Recalling an Affirmative Gesture - Higher Education


Higher Education News and Jobs

Recalling an Affirmative Gesture

by

The college radio station is where I learned to be me. Maybe that’s because the radio audience doesn’t really see me. I was just a voice. Just like on the page or screen, the words are my voice through you. So you don’t instantly reject them. They could be your thoughts.  But listening to me is like me actually getting inside your ear. It’s more passively invasive. And then it all works on your imagination.

I’m thinking about this because I’m still in touch with my alma mater, mostly through the radio station. (The humor organization too, but the radio station most recently). Five years ago this year was the 75th anniversary of the radio station. This year, they didn’t do anything about the 80th because most of the folks who cared about it enough to celebrate were dead or dying.

Emil Guillermo

One person I met at the 75th reunion of the radio station was a fellow name Clark Johnsen. I sat in front of him at the Science Center lecture hall for an alumni discussion group. He saw me raising my hand and not being recognized. And then he saw me sit down, quietly. I kept raising it and sitting down, when failing to be recognized. Clark, whom I never met before, saw me in this repetitive loop— seeing me raise my hand and failing to be recognized then sitting down. Then he finally did something about it.

He gave me a nudge. Maybe it was more like a shove.

“Speak,” he said.

Then I did.

I made my point. Something about the history of the radio station and how the Civil Rights Act wasn’t passed until 1964, and how Asian Americans were held to ridiculous racist quotas until the Immigration Act of 1965,  and that kept Asian  numbers artificially low, and how considering all that, it’s not surprising why there were such little diversity at this gathering of alumni.

And then I turned to Clark, an older White male, and thanked him.

It was his act of affirmative action that helped me, a Filipino American of Asian descent to be seen and heard; and it enabled me to make my own act of affirmative action. Even to this day, I’ve come to see it as a two way street.

It was a subtler push than the one I got as a freshman many years ago when I was just a  high schooler from San Francisco  and I got that big fat letter from Harvard—the acceptance—practically a degree unto itself.  I was the first in my family to go to a private college out-of-state on scholarship. I knew it was a big deal.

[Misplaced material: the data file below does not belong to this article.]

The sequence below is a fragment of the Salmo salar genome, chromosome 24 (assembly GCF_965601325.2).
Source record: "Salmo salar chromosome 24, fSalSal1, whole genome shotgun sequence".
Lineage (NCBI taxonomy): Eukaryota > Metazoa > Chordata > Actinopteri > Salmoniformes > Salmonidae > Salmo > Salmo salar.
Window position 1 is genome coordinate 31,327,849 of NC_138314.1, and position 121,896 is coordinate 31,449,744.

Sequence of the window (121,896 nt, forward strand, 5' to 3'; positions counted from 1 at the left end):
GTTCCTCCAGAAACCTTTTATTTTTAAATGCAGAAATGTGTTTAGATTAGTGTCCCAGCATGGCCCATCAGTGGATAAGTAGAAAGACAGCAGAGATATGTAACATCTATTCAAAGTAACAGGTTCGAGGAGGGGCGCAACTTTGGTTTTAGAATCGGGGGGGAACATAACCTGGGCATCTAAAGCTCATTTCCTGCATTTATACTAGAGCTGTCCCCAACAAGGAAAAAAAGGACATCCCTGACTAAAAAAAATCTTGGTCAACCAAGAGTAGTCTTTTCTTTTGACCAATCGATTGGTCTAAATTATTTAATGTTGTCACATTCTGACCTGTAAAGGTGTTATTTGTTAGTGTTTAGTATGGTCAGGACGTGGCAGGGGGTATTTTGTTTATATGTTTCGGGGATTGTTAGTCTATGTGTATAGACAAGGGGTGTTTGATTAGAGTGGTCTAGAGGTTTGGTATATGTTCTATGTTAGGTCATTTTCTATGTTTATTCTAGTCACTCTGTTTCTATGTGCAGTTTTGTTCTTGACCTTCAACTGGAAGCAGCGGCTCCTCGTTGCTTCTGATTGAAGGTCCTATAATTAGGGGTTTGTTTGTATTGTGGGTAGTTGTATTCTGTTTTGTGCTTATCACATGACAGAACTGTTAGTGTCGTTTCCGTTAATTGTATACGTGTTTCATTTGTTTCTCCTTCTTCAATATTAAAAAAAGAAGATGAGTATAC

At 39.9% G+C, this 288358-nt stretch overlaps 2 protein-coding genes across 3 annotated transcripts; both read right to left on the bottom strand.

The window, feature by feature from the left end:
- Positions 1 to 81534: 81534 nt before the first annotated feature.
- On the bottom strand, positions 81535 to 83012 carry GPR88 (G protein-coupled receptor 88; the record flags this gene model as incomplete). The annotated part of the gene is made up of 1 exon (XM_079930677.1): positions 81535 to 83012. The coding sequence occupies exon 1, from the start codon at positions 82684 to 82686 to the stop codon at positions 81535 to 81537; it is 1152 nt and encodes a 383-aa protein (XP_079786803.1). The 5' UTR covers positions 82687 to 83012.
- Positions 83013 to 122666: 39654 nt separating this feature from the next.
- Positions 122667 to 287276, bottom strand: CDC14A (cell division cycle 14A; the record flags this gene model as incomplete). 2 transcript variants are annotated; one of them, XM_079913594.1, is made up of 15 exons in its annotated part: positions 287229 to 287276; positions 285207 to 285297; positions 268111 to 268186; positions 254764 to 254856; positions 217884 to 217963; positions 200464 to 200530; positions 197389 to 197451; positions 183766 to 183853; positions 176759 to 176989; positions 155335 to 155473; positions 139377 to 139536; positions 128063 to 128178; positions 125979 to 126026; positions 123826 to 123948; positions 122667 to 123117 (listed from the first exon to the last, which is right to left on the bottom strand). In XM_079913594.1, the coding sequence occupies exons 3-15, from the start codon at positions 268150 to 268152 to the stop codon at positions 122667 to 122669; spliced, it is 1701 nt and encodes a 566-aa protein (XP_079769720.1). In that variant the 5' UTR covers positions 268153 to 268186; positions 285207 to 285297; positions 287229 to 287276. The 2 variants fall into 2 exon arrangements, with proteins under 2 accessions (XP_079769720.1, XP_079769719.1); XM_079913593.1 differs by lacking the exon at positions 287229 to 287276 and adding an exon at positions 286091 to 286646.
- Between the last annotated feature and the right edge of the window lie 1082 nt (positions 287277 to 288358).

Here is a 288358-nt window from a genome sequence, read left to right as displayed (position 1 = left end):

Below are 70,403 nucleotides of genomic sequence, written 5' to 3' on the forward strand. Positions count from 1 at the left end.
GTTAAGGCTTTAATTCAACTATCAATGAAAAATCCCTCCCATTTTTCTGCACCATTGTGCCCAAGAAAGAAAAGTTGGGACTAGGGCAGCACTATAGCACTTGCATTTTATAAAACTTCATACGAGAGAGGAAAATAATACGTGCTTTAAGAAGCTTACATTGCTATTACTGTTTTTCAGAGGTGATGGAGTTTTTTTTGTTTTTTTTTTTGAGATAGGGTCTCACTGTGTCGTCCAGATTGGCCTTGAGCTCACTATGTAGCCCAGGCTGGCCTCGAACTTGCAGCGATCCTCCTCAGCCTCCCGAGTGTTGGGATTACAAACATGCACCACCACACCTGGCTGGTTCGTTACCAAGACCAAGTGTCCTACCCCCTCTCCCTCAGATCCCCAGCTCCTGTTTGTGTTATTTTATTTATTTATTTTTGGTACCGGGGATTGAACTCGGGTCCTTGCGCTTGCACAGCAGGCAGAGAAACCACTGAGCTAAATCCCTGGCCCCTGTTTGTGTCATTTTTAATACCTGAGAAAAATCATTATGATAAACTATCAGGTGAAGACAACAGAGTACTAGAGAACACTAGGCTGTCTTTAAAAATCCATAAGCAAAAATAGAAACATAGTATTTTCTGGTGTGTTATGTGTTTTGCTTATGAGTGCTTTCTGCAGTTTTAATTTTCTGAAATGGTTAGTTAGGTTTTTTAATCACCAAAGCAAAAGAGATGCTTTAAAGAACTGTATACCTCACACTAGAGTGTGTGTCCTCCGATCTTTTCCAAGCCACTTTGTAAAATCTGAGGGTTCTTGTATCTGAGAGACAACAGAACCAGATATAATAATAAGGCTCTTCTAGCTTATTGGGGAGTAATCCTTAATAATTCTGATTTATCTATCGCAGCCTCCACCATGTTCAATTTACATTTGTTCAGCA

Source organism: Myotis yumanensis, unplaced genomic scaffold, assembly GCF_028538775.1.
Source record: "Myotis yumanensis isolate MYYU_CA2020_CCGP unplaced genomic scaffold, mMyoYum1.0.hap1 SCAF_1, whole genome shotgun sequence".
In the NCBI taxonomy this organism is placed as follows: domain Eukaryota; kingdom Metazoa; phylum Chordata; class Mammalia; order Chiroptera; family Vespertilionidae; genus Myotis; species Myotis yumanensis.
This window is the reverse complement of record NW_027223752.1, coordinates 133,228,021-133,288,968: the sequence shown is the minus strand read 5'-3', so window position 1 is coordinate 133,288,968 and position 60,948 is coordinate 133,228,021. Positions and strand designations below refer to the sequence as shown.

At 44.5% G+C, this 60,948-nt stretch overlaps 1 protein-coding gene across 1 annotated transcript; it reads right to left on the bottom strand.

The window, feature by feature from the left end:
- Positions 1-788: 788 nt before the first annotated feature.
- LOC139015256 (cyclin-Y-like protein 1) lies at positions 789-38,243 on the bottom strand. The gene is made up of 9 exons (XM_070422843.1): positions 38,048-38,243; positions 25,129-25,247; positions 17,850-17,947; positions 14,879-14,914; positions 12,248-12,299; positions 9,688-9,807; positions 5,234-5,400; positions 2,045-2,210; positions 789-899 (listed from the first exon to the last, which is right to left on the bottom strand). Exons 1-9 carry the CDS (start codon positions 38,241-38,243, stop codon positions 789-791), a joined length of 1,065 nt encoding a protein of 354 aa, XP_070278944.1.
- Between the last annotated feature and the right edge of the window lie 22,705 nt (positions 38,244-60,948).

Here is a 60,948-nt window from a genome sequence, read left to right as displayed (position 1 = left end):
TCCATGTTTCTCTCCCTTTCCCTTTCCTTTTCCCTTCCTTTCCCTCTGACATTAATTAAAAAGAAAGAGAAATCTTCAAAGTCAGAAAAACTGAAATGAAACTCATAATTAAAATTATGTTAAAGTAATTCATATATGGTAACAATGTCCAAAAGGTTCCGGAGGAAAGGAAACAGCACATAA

But getting a push 40 years later by Clark let me know, nothing ever really changes, unless people keep pushing all the time. And when people stop, so does the progress.

Clark Johnsen was an old-fashioned guy. He was a physics major at school and became a scientist who worked on things like cameras and telescopes that could see things in orbit and on Mars.

That meant he appreciated hearing and seeing things the way they are. And when he couldn’t, he developed tools that would help him do all that.  No wonder he was also an audiophile. He wanted to hear the truth in recordings of the piano, the violin, the horn. Hence, his connection to the radio station. We didn’t really agree on politics or the things I usually write about. We didn’t even like the same music, I was in the Jazz and Rhythm and Blues department. But he was able to see what I needed the first time he met me.  Just a little nudge.

Coincidentally, as I recall this story, the case that uses Asian Americans to topple  Harvard’s successful and diverse admissions policies continues to make its way  to the Supreme Court.  And just last week, Harvard admitted an early admission class that was a relatively high 23.4 percent Asian American. It was barely a fraction of that in my day.

I thought of my moment at the radio reunion and wanted to thank Clark Johnsen.

Too late. Johnsen died from cancer back in April.

But the impression was made at the reunion. Whenever I hear the word “affirmative action” I now think of Clark and what it takes to break through and fill the silence with one’s voice. There’s nothing wrong with a push, well- intentioned and well-deserved, in the name of diversity.

Emil Guillermo is a journalist and commentator. You can follow him on Twitter @emilamok.

 

 

Semantic Tags: